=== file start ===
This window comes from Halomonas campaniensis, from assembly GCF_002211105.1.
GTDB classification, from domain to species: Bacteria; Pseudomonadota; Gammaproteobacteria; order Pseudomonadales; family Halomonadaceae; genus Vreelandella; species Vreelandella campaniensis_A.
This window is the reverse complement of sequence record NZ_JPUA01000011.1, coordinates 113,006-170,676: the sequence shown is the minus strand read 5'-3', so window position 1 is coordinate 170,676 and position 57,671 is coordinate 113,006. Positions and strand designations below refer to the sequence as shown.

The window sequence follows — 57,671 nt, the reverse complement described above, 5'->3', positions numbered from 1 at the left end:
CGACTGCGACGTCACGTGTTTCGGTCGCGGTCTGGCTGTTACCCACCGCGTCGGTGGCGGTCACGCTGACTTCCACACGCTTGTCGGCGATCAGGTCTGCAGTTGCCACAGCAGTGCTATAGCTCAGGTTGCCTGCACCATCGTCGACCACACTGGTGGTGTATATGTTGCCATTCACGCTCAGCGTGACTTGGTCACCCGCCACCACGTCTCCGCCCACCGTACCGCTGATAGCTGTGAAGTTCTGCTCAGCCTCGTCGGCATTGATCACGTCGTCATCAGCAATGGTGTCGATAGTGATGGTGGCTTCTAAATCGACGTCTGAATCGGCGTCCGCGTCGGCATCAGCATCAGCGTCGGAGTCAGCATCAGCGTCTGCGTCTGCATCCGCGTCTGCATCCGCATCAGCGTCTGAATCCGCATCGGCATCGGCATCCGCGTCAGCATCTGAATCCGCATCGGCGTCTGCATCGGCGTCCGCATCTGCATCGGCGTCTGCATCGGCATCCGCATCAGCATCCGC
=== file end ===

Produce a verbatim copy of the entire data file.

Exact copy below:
This window comes from Halomonas campaniensis, from assembly GCF_002211105.1.
GTDB classification, from domain to species: Bacteria; Pseudomonadota; Gammaproteobacteria; order Pseudomonadales; family Halomonadaceae; genus Vreelandella; species Vreelandella campaniensis_A.
This window is the reverse complement of sequence record NZ_JPUA01000011.1, coordinates 113,006-170,676: the sequence shown is the minus strand read 5'-3', so window position 1 is coordinate 170,676 and position 57,671 is coordinate 113,006. Positions and strand designations below refer to the sequence as shown.

The window sequence follows — 57,671 nt, the reverse complement described above, 5'->3', positions numbered from 1 at the left end:
CGACTGCGACGTCACGTGTTTCGGTCGCGGTCTGGCTGTTACCCACCGCGTCGGTGGCGGTCACGCTGACTTCCACACGCTTGTCGGCGATCAGGTCTGCAGTTGCCACAGCAGTGCTATAGCTCAGGTTGCCTGCACCATCGTCGACCACACTGGTGGTGTATATGTTGCCATTCACGCTCAGCGTGACTTGGTCACCCGCCACCACGTCTCCGCCCACCGTACCGCTGATAGCTGTGAAGTTCTGCTCAGCCTCGTCGGCATTGATCACGTCGTCATCAGCAATGGTGTCGATAGTGATGGTGGCTTCTAAATCGACGTCTGAATCGGCGTCCGCGTCGGCATCAGCATCAGCGTCGGAGTCAGCATCAGCGTCTGCGTCTGCATCCGCGTCTGCATCCGCATCAGCGTCTGAATCCGCATCGGCATCGGCATCCGCGTCAGCATCTGAATCCGCATCGGCGTCTGCATCGGCGTCCGCATCTGCATCGGCGTCTGCATCGGCATCCGCATCAGCATCCGC